May 30, 2008

Bling your browser with PimpMyCamino

Author: Lisa Hoover

As the Mozilla-based OS X Web browser project Camino continues to grow, so do the number of add-ons and plugins at PimpMy Camino. Although PimpMyCamino is not officially endorsed by the Camino developers, the project's Web site calls it "your one-stop shop for Camino add-ons."

While there aren't as many ways to accessorize Camino as its cousin Firefox, there are still some useful options to enhance the look and feel of this popular open source browser. Camino's plugins can be divided roughly into two groups: things that please the eye, and things enhance productivity. Let's have a look at both.

Window dressing

Though Camino ships with a perfectly nice default set of icons, there are more than 45 additional sets to choose from. Icons are a highly personal and subjective choice, but fortunately there is a wide range of visual appeal to the available sets. Some, like Camino Graphite and Amsterdam Purple, just change the icons' colors, while others, such as Bluesoullight and Cube, only change icons' shapes. There's also a few that change icons' graphics entirely. GANT adds a 3-D feel, while Foood is reminiscent of the rounded blue icons typically associate with Microsoft products.

Installing new icon sets for Camino is an easy process, but does require users to download visual theme editor Caminicon first, then follow a series of steps to get the icons working. The Web site has full installation instructions. After that, it's simply a matter of installing icon sets until you find one you like.

The advent of tabbed browsing means that tab themes are beginning to catch on. By default, all of Camino's open tabs are the same drab gray color, and the active tab is just a few shades lighter than the other tabs open in the same browser window. If you want to quickly close tabs, it's difficult to tell at a glance which tab is in front, and which are open behind it. The answer is to make the active tab a different color than the others.

There are almost 40 tab themes to choose from, and some are more useful than others. Aqua Blue Tabs, for example, has a default color so dark that it's difficult to read the text. Fortunately, the color was eventually toned down and the theme has been re-released in two more iterations: Aqua Tabs Revisited and Aqua Tabs Revisited 2. Other themes have different color options, ranging from emerald green to variousshades of gray, while Plastic Tabs removes all color whatsoever from the tab. Again, whichever theme you choose is simply a matter of whatever strikes your fancy.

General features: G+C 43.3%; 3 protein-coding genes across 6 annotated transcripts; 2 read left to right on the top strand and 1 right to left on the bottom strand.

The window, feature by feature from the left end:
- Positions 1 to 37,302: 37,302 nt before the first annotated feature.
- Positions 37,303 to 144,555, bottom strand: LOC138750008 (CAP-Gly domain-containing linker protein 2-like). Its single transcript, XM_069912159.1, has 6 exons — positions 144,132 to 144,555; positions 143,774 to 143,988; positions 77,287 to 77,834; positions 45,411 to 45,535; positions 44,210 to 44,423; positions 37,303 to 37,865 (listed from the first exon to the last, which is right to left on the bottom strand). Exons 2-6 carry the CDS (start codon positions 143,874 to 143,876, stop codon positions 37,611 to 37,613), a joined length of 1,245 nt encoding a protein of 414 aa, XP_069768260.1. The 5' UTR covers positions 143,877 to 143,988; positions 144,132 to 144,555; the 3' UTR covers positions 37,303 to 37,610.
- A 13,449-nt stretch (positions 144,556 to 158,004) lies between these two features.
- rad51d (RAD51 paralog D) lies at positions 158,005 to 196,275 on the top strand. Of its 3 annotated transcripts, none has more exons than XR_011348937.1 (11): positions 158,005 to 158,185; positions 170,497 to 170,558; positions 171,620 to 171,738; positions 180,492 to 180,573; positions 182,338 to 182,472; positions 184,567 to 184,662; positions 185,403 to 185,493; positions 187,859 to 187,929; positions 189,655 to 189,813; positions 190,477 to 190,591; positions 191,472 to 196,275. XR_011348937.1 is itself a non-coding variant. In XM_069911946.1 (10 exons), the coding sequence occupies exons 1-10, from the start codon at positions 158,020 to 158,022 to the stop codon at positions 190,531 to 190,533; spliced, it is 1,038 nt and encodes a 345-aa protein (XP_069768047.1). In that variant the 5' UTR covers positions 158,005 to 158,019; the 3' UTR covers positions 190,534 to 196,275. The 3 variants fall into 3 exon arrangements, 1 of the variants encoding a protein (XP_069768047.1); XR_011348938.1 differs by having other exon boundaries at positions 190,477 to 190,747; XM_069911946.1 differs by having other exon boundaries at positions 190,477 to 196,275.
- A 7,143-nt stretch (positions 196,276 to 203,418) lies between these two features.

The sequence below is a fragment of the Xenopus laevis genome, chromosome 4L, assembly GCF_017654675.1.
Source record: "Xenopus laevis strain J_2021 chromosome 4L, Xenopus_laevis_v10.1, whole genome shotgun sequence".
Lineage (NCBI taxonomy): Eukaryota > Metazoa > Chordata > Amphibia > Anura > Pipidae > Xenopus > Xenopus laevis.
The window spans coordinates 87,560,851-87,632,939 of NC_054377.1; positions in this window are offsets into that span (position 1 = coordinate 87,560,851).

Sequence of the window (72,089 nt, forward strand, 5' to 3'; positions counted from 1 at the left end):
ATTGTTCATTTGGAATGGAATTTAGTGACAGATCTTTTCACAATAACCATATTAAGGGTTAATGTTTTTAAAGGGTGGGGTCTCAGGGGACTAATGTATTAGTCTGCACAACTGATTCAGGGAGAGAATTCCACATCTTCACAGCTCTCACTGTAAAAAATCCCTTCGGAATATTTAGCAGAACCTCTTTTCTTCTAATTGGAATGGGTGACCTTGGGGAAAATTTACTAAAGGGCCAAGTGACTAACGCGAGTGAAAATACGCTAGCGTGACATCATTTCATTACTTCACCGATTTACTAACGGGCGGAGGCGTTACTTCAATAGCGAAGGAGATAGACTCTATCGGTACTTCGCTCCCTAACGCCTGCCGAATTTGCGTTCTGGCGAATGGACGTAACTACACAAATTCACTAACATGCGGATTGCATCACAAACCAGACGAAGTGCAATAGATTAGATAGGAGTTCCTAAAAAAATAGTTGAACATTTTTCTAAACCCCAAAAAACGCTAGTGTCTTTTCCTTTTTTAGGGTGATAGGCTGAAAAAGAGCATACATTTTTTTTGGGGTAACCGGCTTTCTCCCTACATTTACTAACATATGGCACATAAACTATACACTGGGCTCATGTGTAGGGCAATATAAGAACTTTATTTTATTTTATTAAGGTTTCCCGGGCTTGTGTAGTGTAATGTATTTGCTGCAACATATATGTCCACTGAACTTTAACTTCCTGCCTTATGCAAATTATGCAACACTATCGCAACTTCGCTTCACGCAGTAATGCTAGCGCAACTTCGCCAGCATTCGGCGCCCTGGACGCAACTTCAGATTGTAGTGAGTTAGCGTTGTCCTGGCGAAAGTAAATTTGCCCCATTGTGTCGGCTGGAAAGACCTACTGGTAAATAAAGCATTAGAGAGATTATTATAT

Users who frequently switch between Firefox and Camino may be frustrated that the close tab button in Camino is on the opposite side of the tab of where it is in Firefox. Red Close Tab Button is a useful plugin that serves as a clear reminder that the close button on Camino tabs is on the left, not the right as it is in Firefox. This was one of the first plugins I installed, after realizing I kept trying to click on a close button that wasn't where I thought it was. A trivial thing, I know, but a timesaver nonetheless.

If you like to customize your software down to the last detail, PimpMyCamino has more than 20 application icons to choose from. Camino Blue is a no-fuss, two-color, basic icon, while Flarup Apple sports about 10 colors and busy graphics. Some icon apps, such as Off-Kilter, offer visual cues about the associated app, while others are just plain funny. CamiBert includes a picture of well-known Sesame Street character Bert, while El Camino riffs on the broswer's name with a picture of an old Chevy.

Under the hood